Comparison of trimethoprim in combination with sulfadiazine or sulfamethoxazole in the treatment of urinary tract infections.
In recent years high degree of resistance of urinary pathogens to antibacterial agents has led to the search for newer drugs. These drugs have been used singly or in combination of two drugs with action at different sites on the microbes. Co-trimoxazole, which is a combination of antifolic acid agents, trimethoprim (TMP) and sulfamethoxazole (SMZ) was developed as an example of such a strategy. Trimethoprim and sulfamethoxazole act at different stages in the synthesis of folic acid in the formation of DNA. Trimethoprim alone, in adequate doses, has been reported to be effective in the treatment of urinary tract infections. The present study was carried out to evaluate the efficacy of a new combination of trimethoprim (TMP) and sulfadiazine (SD) as compared to TMP and SMZ.
Patients suffering from uncomplicated urinary tract infection confirmed by urine culture from the sample obtained either by suprapubic bladder puncture or 3 mid-stream urine (M.S.U.) samples, were chosen for the trial. The urine samples were studied for significant bacteriuria (colony count of more than 105 organisms/ml) by dip-slide inoculum method, whenever M.S.U. sample was obtained. The sensitivity test was performed by impregnated disc method as described by Bauer et ale using sensitivity disc of TMP (1.25 µg) + SD (23.75 µg) and TMP (1.25 µg) + SMZ (23.75 µg). Of the 37 patients taken for the randomized double blind trial, 19 patients received TMP 75 mg with SD 225 mg (drug A) and 18 patients were given TMP 80 mg with SMZ 400 mg (drug B). Ten out of the total of 19 patients on drug A were hospitalized and the remaining were treated in the out-patient department (O.P.D.). For drug B trial, there were 9 patients in each group of the hospitalized and O.P.D. patients.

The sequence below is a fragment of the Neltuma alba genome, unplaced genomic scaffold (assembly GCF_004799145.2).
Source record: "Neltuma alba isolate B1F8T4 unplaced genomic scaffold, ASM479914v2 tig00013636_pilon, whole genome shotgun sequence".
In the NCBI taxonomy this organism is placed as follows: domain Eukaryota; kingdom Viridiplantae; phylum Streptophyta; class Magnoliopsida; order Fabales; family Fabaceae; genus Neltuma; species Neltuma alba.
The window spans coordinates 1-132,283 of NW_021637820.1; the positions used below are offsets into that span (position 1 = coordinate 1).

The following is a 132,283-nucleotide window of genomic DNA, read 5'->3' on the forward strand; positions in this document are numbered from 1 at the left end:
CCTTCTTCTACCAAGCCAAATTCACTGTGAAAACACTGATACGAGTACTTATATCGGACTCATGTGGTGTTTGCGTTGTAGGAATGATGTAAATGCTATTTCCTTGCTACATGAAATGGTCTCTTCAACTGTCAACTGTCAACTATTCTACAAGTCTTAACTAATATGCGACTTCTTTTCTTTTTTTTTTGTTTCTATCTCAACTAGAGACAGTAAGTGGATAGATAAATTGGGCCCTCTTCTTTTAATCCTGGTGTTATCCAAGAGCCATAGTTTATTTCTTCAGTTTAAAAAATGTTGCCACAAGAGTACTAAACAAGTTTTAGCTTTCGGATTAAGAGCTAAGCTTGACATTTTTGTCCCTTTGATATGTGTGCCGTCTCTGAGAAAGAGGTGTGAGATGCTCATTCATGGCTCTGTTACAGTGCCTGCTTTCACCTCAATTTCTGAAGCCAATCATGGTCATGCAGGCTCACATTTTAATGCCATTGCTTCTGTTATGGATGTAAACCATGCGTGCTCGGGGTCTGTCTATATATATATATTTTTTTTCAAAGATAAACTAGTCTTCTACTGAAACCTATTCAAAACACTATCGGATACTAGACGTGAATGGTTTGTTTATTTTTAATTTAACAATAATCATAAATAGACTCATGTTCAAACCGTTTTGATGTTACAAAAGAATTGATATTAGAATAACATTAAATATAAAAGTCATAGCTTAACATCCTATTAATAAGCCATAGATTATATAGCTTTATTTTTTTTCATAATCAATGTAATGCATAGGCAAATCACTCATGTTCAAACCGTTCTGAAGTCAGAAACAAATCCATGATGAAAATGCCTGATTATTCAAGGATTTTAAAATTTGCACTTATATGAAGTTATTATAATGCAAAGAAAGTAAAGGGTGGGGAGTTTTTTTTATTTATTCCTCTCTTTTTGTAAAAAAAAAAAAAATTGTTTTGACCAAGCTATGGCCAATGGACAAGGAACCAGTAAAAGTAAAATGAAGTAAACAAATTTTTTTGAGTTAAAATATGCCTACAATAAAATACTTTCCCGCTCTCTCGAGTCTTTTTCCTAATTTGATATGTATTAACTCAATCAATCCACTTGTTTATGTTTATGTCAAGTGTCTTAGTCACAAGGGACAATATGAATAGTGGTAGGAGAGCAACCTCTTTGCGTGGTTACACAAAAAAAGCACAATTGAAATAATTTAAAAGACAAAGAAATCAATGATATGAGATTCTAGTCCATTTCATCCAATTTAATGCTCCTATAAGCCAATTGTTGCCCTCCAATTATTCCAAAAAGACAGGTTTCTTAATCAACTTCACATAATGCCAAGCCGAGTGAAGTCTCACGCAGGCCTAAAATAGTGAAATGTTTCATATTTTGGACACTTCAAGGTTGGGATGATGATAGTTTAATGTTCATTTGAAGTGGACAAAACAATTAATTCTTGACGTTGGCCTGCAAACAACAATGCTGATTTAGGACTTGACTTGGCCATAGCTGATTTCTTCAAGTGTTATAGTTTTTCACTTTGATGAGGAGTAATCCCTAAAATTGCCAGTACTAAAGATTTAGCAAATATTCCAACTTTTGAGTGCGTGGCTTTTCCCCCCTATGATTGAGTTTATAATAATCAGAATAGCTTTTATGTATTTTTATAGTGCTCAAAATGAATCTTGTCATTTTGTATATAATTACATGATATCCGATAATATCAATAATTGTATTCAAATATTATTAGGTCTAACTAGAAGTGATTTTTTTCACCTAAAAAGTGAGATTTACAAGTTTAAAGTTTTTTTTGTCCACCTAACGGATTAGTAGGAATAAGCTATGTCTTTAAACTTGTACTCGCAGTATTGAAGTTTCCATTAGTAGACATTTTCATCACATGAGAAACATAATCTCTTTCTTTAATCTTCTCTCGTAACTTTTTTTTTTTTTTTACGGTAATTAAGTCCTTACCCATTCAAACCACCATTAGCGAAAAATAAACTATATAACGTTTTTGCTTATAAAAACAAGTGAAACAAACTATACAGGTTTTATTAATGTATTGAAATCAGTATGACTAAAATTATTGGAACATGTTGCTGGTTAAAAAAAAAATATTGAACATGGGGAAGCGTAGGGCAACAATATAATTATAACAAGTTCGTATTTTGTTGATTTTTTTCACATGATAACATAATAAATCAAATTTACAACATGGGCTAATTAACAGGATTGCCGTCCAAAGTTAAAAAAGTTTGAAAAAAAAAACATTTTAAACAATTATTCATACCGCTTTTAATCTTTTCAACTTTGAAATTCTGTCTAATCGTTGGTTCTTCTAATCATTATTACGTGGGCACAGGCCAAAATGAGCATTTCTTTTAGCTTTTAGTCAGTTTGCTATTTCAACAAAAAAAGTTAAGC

Since the correlation between in vitro and in vivo test is lacking on many occasions, we have also included in the trial in vitro resistant cases [Table - 1]. Out of the 19 patients on drug A group and 18 patients on drug B group treatment, 5 and 7 patients respectively were found to be resistant in in vitro test. The rest of the patients in both treatment groups were categorised as sensitive.
Dysuria burning micturition, pain in the abdomen and fever were the major symptoms which were equally distributed in both groups.
Clinical, biochemical, haematological and microbiological evaluations were carried out before starting the drug therapy. Microbiological investigations were repeated on the 3rd, 7th and 14th day of the trial.
Biochemical (urea nitrogen, plasma bicarbonate, electrolytes, creatinine, bilirubin, SCOT, SGPT, alkaline phosphatase and blood sugar) and haematological (complete blood count and erythrocyte sedimentation rate) examinations were repeated on the 14th day of the trial.
Clinical evaluation was conducted daily but for recording and analysis it was considered on weekly basis. Both groups received 2 tablets of each drug twice a day for 14 days.
The patients on drug A were between 11 and 66 years of age. There were 4 males in the age group of 22 to 58 and 15 females between 11 and 66 years. The age group of patients on drug B was between 15 and 65 of which 7 males were between the range of 46 to 65 years and 11 females were between 15 and 65 years of age. Thirty-six out of the total 37 patients completed the trial. One 30 year old female patient who was receiving TMP with SD expired on the 15th day of the trial due to a cause not related to the drug therapy. Her urine culture and sensitivity response on the 3rd day of the trial was classified as 'good'.
Out of 367 strains isolated from urine and screened for in vitro sensitivity tests, 20.5% were sensitive to TMP with SD combination as compared to 23.9% found sensitive to TMP with SMZ combination. The difference was statistically not significant however, there was a high degree of in vitro resistance to both combinations.
The response was considered as `good' when there was symptomatic improvement and the urine culture became sterile on the 3rd day and remained so thereafter during the course of the trial. Symptomatic improvement and initial recovery from the infection on the 3rd and 7th days but relapse or reinfection due to other organisms on the 14th day was considered as `partial' response. `Poor' response was recorded when there was no symptomatic improvement and the urinary tract infection persisted throughout the trial period. [Table - 2] shows respective grades of response in both the drugs A and B. E. coli was the commonest organism, isolated in 14 patients on drug A and 8 patients on drug B. The next common organism in drug B group was Klebsiella (7 cases).